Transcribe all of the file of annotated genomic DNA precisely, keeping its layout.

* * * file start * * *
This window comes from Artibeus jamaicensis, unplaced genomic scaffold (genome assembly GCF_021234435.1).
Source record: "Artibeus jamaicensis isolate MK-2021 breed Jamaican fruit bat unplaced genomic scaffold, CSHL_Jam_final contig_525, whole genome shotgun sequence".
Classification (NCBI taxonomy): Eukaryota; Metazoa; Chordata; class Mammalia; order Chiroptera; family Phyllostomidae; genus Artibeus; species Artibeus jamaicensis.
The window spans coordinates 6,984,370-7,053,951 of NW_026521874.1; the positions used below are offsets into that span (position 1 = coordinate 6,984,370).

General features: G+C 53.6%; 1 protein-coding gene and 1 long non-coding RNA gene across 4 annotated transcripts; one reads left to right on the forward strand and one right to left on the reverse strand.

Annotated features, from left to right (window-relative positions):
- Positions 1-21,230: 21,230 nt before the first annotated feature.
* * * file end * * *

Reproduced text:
This window comes from Artibeus jamaicensis, unplaced genomic scaffold (genome assembly GCF_021234435.1).
Source record: "Artibeus jamaicensis isolate MK-2021 breed Jamaican fruit bat unplaced genomic scaffold, CSHL_Jam_final contig_525, whole genome shotgun sequence".
Classification (NCBI taxonomy): Eukaryota; Metazoa; Chordata; class Mammalia; order Chiroptera; family Phyllostomidae; genus Artibeus; species Artibeus jamaicensis.
The window spans coordinates 6,984,370-7,053,951 of NW_026521874.1; the positions used below are offsets into that span (position 1 = coordinate 6,984,370).

General features: G+C 53.6%; 1 protein-coding gene and 1 long non-coding RNA gene across 4 annotated transcripts; one reads left to right on the forward strand and one right to left on the reverse strand.

Annotated features, from left to right (window-relative positions):
- Positions 1-21,230: 21,230 nt before the first annotated feature.